I have a ton of great information for you today on wicked winter squash with IBS and IBD.
But guys, let’s quick be very clear….I don’t actually think that winter squash is wicked. In fact, I love it.
You could be sans-bloat, but for some reason winter squash can have your stomach rumbling.
Some of you already know that sweet potatoes leave you feeling gassy. They are not in the winter squash family, but they tend to have similar effects.
So I investigated winter squash, the wicked winter squash with IBS and IBD.
I am here to share some information.
What is Winter Squash?
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First, let’s make sure you know what winter squash is. According to The Kitchn, these are the 11 varieties you need to know:
- Acorn Squash
- Banana Squash
- Buttercup Squash
- Butternut Squash
- Delicata Squash
- Hubbard Squash
- Kabocha Squash
- Spaghetti Squash
- Sweet Dumpling Squash
- Turban Squash
They mature in autumn, but have a hard shell so you’re able to store (and consume) them all winter long.
Winter squashes are starchy vegetables that also contain a higher amount of fiber.
If you are in the gut-healing phase, those two reasons are likely the cause for all that stomach rumbling upon consumption.
Starchy vegetables are, oftentimes, high-quality carbohydrates. This makes them awesome for most people.
As women with IBS or IBD and/or an unknown grumpy gut in general, we are not most people.
A long time ago I told you about bananas, remember? I told you we typically need to eat them super ripened, as unripe fruit has too much starch.
If we’re eating bananas in a way that reduces or eliminates the starch, then it only makes sense that we need to be cognizant of this with all foods.
Both winter squashes and sweet potatoes fall under this starchy vegetable category.
Here are several starchy foods: plantain, yam, potato, sweet potatoes (all sorts), acorn squash, butternut squash, parsnips, beets, carrots, beans (baked, garbanzo, limo, black, kidney, navy, pinto), green peas and lentils.
Squashes contain different amounts of fiber. Here are a couple:
- Butternut Squash: 2.8g of fiber in 1 cup, cubed
- Pumpkin: 12g of fiber in 1 cup
While winter squashes typically contain both soluble and insoluble fibers, they are mostly made up of soluble fiber.
Remember what I said about fiber? Yes, fiber is amazing. And yes, we eventually want to heal our guts to a place where we can eat a lot of fiber again, but for now and until we clear away the unwanted bacteria, fiber only helps to feed that unwanted bacteria.
Wicked Winter Squash with IBS and IBD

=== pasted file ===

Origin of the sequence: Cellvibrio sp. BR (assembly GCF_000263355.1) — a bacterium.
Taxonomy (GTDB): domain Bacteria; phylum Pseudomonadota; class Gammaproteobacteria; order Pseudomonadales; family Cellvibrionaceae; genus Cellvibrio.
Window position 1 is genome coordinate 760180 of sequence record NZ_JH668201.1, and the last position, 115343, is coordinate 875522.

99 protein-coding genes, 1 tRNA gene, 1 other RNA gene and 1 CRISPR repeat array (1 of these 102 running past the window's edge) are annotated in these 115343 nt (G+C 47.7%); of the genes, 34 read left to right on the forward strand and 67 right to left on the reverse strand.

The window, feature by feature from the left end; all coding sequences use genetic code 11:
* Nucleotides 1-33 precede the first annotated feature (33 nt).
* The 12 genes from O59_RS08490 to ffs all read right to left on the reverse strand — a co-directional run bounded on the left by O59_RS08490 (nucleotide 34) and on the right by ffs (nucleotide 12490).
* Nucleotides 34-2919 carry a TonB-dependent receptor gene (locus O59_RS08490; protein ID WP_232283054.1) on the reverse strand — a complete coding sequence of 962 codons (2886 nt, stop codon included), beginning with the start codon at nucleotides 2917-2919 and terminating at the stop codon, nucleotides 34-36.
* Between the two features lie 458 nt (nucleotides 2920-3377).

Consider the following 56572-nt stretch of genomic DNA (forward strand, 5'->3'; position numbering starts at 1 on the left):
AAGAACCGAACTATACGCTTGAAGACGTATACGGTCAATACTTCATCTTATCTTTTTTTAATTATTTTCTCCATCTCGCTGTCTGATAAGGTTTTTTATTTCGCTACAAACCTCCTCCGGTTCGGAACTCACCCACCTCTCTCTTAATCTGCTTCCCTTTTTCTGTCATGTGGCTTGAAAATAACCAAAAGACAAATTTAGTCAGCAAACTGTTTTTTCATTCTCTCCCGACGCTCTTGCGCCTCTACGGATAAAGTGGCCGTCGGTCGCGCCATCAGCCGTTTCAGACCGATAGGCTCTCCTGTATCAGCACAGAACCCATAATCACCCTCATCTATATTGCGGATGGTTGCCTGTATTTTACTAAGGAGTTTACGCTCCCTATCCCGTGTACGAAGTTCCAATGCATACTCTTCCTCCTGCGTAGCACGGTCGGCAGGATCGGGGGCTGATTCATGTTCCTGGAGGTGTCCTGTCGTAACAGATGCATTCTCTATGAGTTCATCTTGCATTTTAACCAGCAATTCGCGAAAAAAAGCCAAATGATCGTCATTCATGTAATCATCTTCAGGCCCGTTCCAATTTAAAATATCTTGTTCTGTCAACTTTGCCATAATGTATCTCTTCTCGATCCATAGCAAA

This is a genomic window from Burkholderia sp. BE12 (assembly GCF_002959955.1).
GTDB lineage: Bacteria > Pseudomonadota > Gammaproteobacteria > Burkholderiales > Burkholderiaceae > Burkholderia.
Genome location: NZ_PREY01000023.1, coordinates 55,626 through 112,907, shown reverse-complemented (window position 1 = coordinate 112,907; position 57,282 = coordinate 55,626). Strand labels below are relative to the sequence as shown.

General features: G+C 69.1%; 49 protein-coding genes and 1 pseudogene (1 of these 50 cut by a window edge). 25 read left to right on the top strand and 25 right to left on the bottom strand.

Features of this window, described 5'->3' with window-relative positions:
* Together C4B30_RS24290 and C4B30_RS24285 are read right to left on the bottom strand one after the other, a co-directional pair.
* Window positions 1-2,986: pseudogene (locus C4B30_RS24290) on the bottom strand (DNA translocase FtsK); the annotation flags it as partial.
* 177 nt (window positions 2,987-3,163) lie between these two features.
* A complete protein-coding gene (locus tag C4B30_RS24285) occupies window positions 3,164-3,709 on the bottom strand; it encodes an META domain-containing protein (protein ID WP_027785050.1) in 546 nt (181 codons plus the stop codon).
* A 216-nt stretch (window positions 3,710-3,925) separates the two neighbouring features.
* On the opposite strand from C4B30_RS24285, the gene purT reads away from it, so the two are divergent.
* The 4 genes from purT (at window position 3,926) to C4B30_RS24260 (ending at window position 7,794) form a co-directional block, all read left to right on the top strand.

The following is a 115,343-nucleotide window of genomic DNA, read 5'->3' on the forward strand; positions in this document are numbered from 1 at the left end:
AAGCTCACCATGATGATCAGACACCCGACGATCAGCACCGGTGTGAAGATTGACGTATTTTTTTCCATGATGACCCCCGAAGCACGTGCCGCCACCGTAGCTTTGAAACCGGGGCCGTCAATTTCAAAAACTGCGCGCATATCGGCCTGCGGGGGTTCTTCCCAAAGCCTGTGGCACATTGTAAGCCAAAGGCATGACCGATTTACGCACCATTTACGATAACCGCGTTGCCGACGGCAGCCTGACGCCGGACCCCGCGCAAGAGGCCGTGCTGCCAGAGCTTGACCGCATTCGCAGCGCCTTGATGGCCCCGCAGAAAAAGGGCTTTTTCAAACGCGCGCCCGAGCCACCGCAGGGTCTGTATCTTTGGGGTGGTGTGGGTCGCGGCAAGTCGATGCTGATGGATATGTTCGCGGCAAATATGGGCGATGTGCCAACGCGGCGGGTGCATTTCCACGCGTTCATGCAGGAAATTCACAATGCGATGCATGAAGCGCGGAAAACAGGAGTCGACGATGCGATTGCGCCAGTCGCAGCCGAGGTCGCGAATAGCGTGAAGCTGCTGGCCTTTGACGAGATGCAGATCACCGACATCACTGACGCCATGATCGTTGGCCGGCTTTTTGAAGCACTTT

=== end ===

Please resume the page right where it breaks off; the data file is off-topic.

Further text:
Gutsy women have a hard time breaking starch down.
Our guts have to work extremely hard to process them into simpler forms. And thus, they stay in the colon longer.
The longer they stay in the colon, the more chance they have at feeding any bad bacteria.
And once again, those awesome starches, which include winter squashes are helping to feed this unwanted bacteria.
What comes next is a grumpy stomach and (usually) some form of stinky-ness. To be clear, this could also be because the specific winter squash variety eaten was also high-FODMAP. Butternut squash is a high-FODMAP food.
That stinky-ness was always a classic SIBO symptom for me; it is for many of you, too.
The Wicked Winter Squash
Winter squash can present a plethora of problems for the Gutsy women, namely during the intense healing phase.
But here’s the good news: once the gut heals, digesting winter squash should not present these problems and symptoms.
Due to the amount of fiber in winter squash, you could still have some symptoms if you’re eating large amounts in any one sitting.
So here are some ways to better digest winter squash (no matter if you are interested in gut health or you’re in the healing phase):
- Make sure you’re drinking enough water between meals to help keep your system moving.
- If you’re in the gut healing vs. health stage, slowly increase fiber. Depending on your gut issues, both/either insoluble and soluble fibers can be difficult to digest.
- Try a digestive enzyme to help break the squash down.
- Work your way up from a very small serving. No need to fill your plate with 3 cups. The squash will be there again tomorrow.
Personally, I love squash. It used to make me miserable, though, so I don’t pretend like it’s for everyone at each stage of the journey.
You will heal. I will help.